Nov. 13, 2015 – As evident from recent satellite images, fish kill reports, and analysis of water samples, blooms of the Florida red tide organism are currently present along Escambia, Santa Rosa, Okaloosa, Walton, and Bay counties in Northwest Florida and Pinellas, Manatee, Sarasota, Charlotte, and Lee counties in Southwest Florida.
In Northwest Florida over the past week, Karenia brevis was detected in low concentrations in one sample collected alongshore of Escambia County; in very low concentrations in 3 samples collected inshore of Okaloosa County; and in very low to high concentrations in 9 samples collected in and alongshore of Bay County. In Southwest Florida, Karenia brevis was detected in very low to high concentrations in 6 samples collected in and alongshore of Pinellas County; background to medium concentrations in 8 samples collected in and alongshore of Manatee County; very low to high concentrations in 25 samples collected in and alongshore of Sarasota County; background to low concentrations in 5 samples collected in and alongshore of Charlotte County; and background to very low concentrations in 7 samples collected in, along, and offshore of Lee County. One sample collected alongshore of Collier County also contained background concentrations of K. brevis. In addition, one sample collected alongshore of Miami-Dade County on the East Coast contained background concentrations of K. brevis. Samples were not collected this week in Santa Rosa, Franklin, Wakulla, Jefferson, Taylor, Dixie, Levy, Citrus, Hernando, Hillsborough, or Monroe counties along the Gulf Coast. FWC continues to receive reports of fish kills in bloom areas in both Northwest and Southwest Florida. Respiratory irritation is possible throughout the areas where red tide is present.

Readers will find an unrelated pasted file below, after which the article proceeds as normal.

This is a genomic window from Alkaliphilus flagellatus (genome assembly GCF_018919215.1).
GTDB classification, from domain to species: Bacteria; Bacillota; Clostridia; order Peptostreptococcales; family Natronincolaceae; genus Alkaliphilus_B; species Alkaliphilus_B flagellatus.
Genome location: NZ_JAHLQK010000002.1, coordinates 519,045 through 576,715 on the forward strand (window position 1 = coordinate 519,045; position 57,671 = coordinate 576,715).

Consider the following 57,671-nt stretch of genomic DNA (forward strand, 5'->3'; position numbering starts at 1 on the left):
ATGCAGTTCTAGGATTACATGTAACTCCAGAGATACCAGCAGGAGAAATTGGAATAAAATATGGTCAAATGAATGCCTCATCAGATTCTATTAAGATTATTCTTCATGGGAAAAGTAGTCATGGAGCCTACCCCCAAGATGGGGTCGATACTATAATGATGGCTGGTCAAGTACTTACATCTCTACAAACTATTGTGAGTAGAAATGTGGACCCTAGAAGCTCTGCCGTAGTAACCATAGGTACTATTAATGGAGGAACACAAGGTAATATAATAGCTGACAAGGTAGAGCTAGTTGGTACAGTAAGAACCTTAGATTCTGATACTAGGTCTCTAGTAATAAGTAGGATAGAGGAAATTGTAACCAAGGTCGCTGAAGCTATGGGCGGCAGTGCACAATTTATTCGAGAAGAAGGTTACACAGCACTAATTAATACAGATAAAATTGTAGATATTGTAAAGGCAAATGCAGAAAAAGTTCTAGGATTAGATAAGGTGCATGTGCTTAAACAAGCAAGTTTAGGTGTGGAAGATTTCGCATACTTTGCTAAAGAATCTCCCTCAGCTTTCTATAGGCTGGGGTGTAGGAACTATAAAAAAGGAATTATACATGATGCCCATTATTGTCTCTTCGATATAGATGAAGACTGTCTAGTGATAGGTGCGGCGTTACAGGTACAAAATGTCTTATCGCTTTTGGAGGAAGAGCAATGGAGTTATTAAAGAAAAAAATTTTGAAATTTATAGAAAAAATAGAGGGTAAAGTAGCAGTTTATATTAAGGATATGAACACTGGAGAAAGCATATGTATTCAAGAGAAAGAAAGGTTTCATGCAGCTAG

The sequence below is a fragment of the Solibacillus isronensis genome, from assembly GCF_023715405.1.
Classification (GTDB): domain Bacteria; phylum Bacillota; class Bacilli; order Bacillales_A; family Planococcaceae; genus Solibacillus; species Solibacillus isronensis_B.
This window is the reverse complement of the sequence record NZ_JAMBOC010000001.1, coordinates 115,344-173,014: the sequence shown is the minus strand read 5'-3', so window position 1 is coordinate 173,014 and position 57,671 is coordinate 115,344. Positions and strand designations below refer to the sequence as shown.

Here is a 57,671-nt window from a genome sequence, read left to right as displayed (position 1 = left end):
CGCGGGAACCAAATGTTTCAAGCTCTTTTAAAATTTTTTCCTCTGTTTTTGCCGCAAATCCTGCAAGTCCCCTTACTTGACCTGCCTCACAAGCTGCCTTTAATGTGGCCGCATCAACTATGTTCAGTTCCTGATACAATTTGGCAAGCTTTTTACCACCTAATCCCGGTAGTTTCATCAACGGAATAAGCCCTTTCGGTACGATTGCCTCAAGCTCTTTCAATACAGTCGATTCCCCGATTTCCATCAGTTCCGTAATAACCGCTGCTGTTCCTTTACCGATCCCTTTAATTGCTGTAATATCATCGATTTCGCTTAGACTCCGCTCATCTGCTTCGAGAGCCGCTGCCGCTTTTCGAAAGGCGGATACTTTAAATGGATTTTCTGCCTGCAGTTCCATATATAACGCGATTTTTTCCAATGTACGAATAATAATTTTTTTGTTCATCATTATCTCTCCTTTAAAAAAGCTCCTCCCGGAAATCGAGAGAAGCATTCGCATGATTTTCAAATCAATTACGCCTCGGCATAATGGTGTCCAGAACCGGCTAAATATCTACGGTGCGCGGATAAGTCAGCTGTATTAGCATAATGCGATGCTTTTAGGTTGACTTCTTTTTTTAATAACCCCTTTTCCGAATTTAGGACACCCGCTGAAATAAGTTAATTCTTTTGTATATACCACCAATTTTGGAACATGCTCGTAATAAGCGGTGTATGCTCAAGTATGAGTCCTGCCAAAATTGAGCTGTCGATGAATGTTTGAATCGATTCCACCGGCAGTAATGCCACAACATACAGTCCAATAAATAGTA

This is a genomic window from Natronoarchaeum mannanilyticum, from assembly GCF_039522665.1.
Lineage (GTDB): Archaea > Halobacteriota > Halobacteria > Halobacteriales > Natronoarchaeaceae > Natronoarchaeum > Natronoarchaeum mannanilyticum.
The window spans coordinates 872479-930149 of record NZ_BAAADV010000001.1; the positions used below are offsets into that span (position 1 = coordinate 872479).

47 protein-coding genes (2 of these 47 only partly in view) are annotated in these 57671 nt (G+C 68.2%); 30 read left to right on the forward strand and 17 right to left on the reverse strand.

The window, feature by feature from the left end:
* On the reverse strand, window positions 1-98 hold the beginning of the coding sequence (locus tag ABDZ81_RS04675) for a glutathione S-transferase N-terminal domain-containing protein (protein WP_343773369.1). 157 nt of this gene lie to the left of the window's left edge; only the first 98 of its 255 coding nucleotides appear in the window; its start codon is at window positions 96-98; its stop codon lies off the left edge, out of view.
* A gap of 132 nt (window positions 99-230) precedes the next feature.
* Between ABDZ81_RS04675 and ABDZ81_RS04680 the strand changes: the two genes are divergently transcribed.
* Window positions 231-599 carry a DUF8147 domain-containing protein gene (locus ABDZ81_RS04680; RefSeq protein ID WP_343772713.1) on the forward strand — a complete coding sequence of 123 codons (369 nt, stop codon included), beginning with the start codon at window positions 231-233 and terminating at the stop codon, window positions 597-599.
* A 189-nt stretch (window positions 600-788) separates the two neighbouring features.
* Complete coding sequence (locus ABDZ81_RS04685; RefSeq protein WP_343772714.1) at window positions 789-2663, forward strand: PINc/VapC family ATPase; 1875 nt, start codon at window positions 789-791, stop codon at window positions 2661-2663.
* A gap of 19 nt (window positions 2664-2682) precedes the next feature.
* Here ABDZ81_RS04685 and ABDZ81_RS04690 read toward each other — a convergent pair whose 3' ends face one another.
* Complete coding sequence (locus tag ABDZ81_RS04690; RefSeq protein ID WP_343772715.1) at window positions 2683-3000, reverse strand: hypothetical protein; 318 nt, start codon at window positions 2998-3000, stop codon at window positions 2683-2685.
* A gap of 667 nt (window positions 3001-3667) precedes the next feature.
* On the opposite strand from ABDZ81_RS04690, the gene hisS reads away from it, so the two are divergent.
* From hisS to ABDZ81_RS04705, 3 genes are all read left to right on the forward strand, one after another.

Forecasts by the USF-FWC Collaboration for Prediction of Red Tides show a slight easterly movement of bloom patches in Northwest Florida and a slight southerly movement of bloom patches in Southwest Florida over the next three days.
This information, including maps and reports with additional details, is also available on the FWRI Red Tide website. The website also provides links to additional information related to the topic of Florida red tide including satellite imagery, experimental red tide forecasts, shellfish harvesting areas, the FWC Fish Kill Hotline, the Florida Poison Information Center (to report human health effects related to exposure to red tide), and other wildlife related hotlines.
To learn more about various organisms that have been known to cause algal blooms in Florida waters, see the FWRI Red Tide Flickr page. Archived status maps can also be found on Flickr.